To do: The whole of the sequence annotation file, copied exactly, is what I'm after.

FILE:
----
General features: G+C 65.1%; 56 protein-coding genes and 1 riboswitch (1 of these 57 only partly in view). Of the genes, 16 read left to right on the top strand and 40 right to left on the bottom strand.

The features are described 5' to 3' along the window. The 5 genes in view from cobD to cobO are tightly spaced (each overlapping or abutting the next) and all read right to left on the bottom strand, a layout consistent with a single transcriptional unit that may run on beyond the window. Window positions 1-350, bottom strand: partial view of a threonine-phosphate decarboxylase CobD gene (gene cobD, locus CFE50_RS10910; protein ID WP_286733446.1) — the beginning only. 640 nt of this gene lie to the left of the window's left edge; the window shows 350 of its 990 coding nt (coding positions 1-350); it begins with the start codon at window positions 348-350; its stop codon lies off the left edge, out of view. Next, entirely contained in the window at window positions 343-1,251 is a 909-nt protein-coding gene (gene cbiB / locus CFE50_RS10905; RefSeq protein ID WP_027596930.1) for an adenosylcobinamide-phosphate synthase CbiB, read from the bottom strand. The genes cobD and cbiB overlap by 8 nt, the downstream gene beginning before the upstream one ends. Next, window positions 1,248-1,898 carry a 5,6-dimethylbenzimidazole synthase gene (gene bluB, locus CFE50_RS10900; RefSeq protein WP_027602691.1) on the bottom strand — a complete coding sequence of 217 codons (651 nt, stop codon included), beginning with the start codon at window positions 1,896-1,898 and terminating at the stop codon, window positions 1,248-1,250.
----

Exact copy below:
General features: G+C 65.1%; 56 protein-coding genes and 1 riboswitch (1 of these 57 only partly in view). Of the genes, 16 read left to right on the top strand and 40 right to left on the bottom strand.

The features are described 5' to 3' along the window. The 5 genes in view from cobD to cobO are tightly spaced (each overlapping or abutting the next) and all read right to left on the bottom strand, a layout consistent with a single transcriptional unit that may run on beyond the window. Window positions 1-350, bottom strand: partial view of a threonine-phosphate decarboxylase CobD gene (gene cobD, locus CFE50_RS10910; protein ID WP_286733446.1) — the beginning only. 640 nt of this gene lie to the left of the window's left edge; the window shows 350 of its 990 coding nt (coding positions 1-350); it begins with the start codon at window positions 348-350; its stop codon lies off the left edge, out of view. Next, entirely contained in the window at window positions 343-1,251 is a 909-nt protein-coding gene (gene cbiB / locus CFE50_RS10905; RefSeq protein ID WP_027596930.1) for an adenosylcobinamide-phosphate synthase CbiB, read from the bottom strand. The genes cobD and cbiB overlap by 8 nt, the downstream gene beginning before the upstream one ends. Next, window positions 1,248-1,898 carry a 5,6-dimethylbenzimidazole synthase gene (gene bluB, locus CFE50_RS10900; RefSeq protein WP_027602691.1) on the bottom strand — a complete coding sequence of 217 codons (651 nt, stop codon included), beginning with the start codon at window positions 1,896-1,898 and terminating at the stop codon, window positions 1,248-1,250.